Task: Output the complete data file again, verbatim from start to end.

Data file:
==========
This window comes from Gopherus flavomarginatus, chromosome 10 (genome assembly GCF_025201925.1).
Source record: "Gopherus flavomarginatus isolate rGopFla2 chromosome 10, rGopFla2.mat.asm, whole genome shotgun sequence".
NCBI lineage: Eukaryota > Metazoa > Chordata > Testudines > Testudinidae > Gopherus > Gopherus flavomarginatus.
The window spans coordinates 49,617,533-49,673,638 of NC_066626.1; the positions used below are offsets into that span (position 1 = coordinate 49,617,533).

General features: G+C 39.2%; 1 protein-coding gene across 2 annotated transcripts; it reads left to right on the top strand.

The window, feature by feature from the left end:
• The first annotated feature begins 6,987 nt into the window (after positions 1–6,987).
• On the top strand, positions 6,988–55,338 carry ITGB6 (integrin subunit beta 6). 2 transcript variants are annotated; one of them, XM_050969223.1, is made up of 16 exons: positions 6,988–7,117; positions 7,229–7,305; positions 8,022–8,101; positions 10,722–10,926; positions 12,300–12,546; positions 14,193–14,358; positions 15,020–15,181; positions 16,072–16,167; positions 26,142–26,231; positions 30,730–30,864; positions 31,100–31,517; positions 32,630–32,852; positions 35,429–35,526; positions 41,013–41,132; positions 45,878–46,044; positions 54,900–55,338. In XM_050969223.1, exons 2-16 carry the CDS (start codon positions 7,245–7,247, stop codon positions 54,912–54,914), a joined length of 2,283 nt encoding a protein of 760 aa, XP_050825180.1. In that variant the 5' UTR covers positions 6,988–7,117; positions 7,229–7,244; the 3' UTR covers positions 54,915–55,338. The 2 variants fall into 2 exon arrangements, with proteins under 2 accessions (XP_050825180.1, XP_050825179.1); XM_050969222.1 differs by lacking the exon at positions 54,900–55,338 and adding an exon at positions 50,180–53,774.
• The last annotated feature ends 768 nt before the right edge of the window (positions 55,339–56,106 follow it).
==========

This window comes from Gopherus flavomarginatus, chromosome 10 (genome assembly GCF_025201925.1).
Source record: "Gopherus flavomarginatus isolate rGopFla2 chromosome 10, rGopFla2.mat.asm, whole genome shotgun sequence".
NCBI lineage: Eukaryota > Metazoa > Chordata > Testudines > Testudinidae > Gopherus > Gopherus flavomarginatus.
The window spans coordinates 49,617,533-49,673,638 of NC_066626.1; the positions used below are offsets into that span (position 1 = coordinate 49,617,533).

General features: G+C 39.2%; 1 protein-coding gene across 2 annotated transcripts; it reads left to right on the top strand.

The window, feature by feature from the left end:
• The first annotated feature begins 6,987 nt into the window (after positions 1–6,987).
• On the top strand, positions 6,988–55,338 carry ITGB6 (integrin subunit beta 6). 2 transcript variants are annotated; one of them, XM_050969223.1, is made up of 16 exons: positions 6,988–7,117; positions 7,229–7,305; positions 8,022–8,101; positions 10,722–10,926; positions 12,300–12,546; positions 14,193–14,358; positions 15,020–15,181; positions 16,072–16,167; positions 26,142–26,231; positions 30,730–30,864; positions 31,100–31,517; positions 32,630–32,852; positions 35,429–35,526; positions 41,013–41,132; positions 45,878–46,044; positions 54,900–55,338. In XM_050969223.1, exons 2-16 carry the CDS (start codon positions 7,245–7,247, stop codon positions 54,912–54,914), a joined length of 2,283 nt encoding a protein of 760 aa, XP_050825180.1. In that variant the 5' UTR covers positions 6,988–7,117; positions 7,229–7,244; the 3' UTR covers positions 54,915–55,338. The 2 variants fall into 2 exon arrangements, with proteins under 2 accessions (XP_050825180.1, XP_050825179.1); XM_050969222.1 differs by lacking the exon at positions 54,900–55,338 and adding an exon at positions 50,180–53,774.
• The last annotated feature ends 768 nt before the right edge of the window (positions 55,339–56,106 follow it).